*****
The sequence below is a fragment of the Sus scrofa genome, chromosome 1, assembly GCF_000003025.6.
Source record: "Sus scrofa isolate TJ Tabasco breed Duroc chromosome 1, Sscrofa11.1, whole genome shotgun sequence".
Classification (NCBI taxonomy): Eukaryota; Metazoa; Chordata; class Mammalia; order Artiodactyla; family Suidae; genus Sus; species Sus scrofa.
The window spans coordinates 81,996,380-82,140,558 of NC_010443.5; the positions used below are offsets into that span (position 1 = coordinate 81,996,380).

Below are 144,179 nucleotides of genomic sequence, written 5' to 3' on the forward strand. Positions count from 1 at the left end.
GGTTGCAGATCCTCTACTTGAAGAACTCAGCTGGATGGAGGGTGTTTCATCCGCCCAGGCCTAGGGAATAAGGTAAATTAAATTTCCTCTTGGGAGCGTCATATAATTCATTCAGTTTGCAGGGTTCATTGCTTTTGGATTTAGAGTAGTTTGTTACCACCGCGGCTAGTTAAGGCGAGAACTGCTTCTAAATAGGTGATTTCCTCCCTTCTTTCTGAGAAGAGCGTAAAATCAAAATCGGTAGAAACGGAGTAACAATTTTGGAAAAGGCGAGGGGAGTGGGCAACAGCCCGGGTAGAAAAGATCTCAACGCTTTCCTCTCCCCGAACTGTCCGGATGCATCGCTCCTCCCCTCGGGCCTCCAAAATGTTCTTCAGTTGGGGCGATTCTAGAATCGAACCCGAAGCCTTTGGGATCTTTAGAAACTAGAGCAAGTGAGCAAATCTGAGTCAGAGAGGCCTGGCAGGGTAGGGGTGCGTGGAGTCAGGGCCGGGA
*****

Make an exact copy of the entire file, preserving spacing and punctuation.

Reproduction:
The sequence below is a fragment of the Sus scrofa genome, chromosome 1, assembly GCF_000003025.6.
Source record: "Sus scrofa isolate TJ Tabasco breed Duroc chromosome 1, Sscrofa11.1, whole genome shotgun sequence".
Classification (NCBI taxonomy): Eukaryota; Metazoa; Chordata; class Mammalia; order Artiodactyla; family Suidae; genus Sus; species Sus scrofa.
The window spans coordinates 81,996,380-82,140,558 of NC_010443.5; the positions used below are offsets into that span (position 1 = coordinate 81,996,380).

Below are 144,179 nucleotides of genomic sequence, written 5' to 3' on the forward strand. Positions count from 1 at the left end.
GGTTGCAGATCCTCTACTTGAAGAACTCAGCTGGATGGAGGGTGTTTCATCCGCCCAGGCCTAGGGAATAAGGTAAATTAAATTTCCTCTTGGGAGCGTCATATAATTCATTCAGTTTGCAGGGTTCATTGCTTTTGGATTTAGAGTAGTTTGTTACCACCGCGGCTAGTTAAGGCGAGAACTGCTTCTAAATAGGTGATTTCCTCCCTTCTTTCTGAGAAGAGCGTAAAATCAAAATCGGTAGAAACGGAGTAACAATTTTGGAAAAGGCGAGGGGAGTGGGCAACAGCCCGGGTAGAAAAGATCTCAACGCTTTCCTCTCCCCGAACTGTCCGGATGCATCGCTCCTCCCCTCGGGCCTCCAAAATGTTCTTCAGTTGGGGCGATTCTAGAATCGAACCCGAAGCCTTTGGGATCTTTAGAAACTAGAGCAAGTGAGCAAATCTGAGTCAGAGAGGCCTGGCAGGGTAGGGGTGCGTGGAGTCAGGGCCGGGA